Has a Marijuana Breathalyzer Finally been Developed?

Friday, August 10th, 2018

As predicted, recreational marijuana is here in California. California joined Nevada, Oregon, Washington, Colorado, Maine, Vermont, Massachusetts, and the District of Columbia in legalizing both medical and recreational marijuana. Thirty states and the District of Columbia have legalized medical marijuana. The trend of states in the expanding legalization of marijuana has had tech companies scrambling to become the first to develop a marijuana breathalyzer.

However, a California company has recently claimed to have cracked the code.

California Vehicle Code section 23152(e) makes it illegal to drive a vehicle while under the influence of drugs including marijuana. Unlike California’s DUI of alcohol law, there is no legal limit for marijuana, or more specifically, tetrahydrocannabinol (THC) the psychoactive component of marijuana. Therefore, a person can only be arrested and convicted of a marijuana DUI if the ingestion of marijuana impairs a person’s ability to drive a vehicle as a sober person would under similar circumstances.

To prove that a person is driving under the influence of marijuana, a prosecutor can use officer observations of driving patterns, observations during the traffic stop, performance on field sobriety tests, and the presence of THC in any blood test done.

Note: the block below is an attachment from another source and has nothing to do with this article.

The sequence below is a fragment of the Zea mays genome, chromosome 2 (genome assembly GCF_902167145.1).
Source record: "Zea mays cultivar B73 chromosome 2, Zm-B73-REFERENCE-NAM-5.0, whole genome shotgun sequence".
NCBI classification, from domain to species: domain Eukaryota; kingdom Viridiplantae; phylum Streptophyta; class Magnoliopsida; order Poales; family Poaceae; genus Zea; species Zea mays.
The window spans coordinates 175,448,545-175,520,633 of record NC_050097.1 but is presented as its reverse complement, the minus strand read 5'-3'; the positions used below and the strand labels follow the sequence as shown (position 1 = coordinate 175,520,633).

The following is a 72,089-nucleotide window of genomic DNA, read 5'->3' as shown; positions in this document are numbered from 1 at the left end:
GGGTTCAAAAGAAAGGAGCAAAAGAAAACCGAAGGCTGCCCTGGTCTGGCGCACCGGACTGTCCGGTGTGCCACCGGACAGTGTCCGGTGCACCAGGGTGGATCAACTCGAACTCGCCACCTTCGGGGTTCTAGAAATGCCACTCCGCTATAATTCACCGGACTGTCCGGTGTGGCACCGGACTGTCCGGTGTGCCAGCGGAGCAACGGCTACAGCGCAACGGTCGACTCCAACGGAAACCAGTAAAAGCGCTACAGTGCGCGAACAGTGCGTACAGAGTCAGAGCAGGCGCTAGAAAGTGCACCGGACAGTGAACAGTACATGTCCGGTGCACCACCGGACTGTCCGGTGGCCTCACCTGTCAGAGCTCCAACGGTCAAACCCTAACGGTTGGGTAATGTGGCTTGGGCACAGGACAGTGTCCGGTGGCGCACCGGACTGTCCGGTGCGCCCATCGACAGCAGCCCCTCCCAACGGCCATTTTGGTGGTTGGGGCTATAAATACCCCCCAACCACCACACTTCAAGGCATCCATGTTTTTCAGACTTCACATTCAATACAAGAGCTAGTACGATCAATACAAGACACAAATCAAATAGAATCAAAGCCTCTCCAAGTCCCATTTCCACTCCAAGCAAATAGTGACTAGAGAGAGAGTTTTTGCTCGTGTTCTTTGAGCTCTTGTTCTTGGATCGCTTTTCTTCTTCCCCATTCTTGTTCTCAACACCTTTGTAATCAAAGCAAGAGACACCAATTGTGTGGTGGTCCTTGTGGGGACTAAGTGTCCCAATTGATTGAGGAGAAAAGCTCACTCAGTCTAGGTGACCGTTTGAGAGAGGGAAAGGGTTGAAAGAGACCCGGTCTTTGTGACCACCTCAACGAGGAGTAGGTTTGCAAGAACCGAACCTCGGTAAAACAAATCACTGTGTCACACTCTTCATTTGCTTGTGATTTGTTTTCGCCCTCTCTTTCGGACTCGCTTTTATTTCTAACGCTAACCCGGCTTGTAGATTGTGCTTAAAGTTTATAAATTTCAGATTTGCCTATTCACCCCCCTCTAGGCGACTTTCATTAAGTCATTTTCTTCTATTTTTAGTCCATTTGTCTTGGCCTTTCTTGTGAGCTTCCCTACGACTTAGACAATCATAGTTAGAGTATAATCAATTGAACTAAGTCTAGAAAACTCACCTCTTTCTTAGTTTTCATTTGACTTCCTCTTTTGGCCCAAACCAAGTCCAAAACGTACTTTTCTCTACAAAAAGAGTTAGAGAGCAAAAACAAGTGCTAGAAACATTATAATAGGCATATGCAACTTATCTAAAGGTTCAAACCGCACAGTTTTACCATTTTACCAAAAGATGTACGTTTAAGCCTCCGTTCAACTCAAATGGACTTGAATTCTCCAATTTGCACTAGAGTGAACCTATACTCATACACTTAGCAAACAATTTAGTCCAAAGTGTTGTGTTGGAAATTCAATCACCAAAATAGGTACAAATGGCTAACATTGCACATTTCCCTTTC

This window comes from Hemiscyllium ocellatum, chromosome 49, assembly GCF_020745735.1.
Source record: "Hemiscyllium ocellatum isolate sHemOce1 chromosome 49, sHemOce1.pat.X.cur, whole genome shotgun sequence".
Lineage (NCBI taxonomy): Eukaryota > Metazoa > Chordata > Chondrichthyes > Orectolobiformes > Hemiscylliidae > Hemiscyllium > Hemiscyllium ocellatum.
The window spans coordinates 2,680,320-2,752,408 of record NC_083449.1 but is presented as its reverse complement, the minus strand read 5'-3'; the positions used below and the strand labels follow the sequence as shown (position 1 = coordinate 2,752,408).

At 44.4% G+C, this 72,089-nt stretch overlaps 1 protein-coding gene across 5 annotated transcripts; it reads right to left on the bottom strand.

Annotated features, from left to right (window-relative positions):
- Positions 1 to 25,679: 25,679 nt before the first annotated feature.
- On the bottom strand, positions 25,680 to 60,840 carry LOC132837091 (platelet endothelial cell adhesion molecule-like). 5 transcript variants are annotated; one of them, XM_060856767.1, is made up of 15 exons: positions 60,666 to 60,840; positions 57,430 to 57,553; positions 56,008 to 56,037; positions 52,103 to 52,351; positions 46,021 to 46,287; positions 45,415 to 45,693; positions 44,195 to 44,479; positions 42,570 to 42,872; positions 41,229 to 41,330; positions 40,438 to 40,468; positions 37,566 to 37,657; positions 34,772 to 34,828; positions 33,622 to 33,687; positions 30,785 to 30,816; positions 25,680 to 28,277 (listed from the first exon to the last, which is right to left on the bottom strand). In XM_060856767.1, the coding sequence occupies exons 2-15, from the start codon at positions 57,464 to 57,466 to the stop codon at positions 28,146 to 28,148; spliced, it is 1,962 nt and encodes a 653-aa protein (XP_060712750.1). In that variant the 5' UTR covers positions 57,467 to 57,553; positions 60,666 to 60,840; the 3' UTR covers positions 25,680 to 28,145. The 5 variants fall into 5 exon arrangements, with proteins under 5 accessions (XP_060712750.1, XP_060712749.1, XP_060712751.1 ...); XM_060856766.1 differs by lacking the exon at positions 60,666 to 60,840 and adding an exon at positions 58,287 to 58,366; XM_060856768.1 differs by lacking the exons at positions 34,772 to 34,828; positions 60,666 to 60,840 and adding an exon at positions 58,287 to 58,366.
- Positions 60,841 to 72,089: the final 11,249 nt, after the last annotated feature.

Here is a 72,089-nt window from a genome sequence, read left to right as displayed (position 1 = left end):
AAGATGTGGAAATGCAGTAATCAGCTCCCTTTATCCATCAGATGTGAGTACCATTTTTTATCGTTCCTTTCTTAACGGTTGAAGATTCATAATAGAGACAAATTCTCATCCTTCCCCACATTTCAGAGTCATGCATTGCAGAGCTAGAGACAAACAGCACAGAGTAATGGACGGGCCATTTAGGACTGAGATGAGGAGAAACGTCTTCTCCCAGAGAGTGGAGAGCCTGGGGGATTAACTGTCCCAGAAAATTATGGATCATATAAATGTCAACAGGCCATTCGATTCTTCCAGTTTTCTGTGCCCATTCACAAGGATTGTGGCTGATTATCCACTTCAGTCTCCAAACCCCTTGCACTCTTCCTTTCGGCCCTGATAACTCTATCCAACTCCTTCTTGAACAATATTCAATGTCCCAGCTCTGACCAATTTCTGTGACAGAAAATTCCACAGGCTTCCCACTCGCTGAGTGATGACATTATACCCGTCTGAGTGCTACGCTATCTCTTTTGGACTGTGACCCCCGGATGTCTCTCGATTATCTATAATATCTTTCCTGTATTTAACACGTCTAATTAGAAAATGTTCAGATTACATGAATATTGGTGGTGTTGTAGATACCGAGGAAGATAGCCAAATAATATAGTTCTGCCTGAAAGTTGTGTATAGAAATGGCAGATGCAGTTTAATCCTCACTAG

Although THC can be detected in quantities of nanograms per milliliter of blood, the quantification is unlike alcohol in that the degree of impairment is unrelated to the amount of THC in a person’s blood. With alcohol, there is a fairly accurate correlation between a person’s blood alcohol content and how impaired they are. Therefore, unlike alcohol where prosecutors only need to prove that a person’s BAC was above a 0.08 percent, with marijuana, prosecutors can only prove that a person was “under the influence.”

Since “under the influence” is an extremely subjective standard, it is often very difficult to prosecute DUI of marijuana cases. This is especially true if the driver refused to perform the field sobriety tests and/or the officer did not observe driving that would be indicative of someone who is under the influence of marijuana.

Hound Labs, located in Oakland, California, is hoping to bridge the gap for officers and prosecutors.

“We are trying to make the establishment of impairment around marijuana rational and to balance fairness and safety,” said Hound Labs CEO Mike Lynn.

The company is claiming that it has developed a breathalyzer that can detect whether a subject has ingested marijuana in the last two hours, which many to consider the peak time for marijuana impairment after ingestion.

“When you find THC in breath, you can be pretty darn sure that somebody smoked pot in the last couple of hours,” Lynn says. “And we don’t want to have people driving during that time period or, frankly, at a work site in a construction zone.”

If accurate, Hound Labs would be the closest to developing this type of technology. However, thus far, no company has yet developed a machine to detect actual impairment.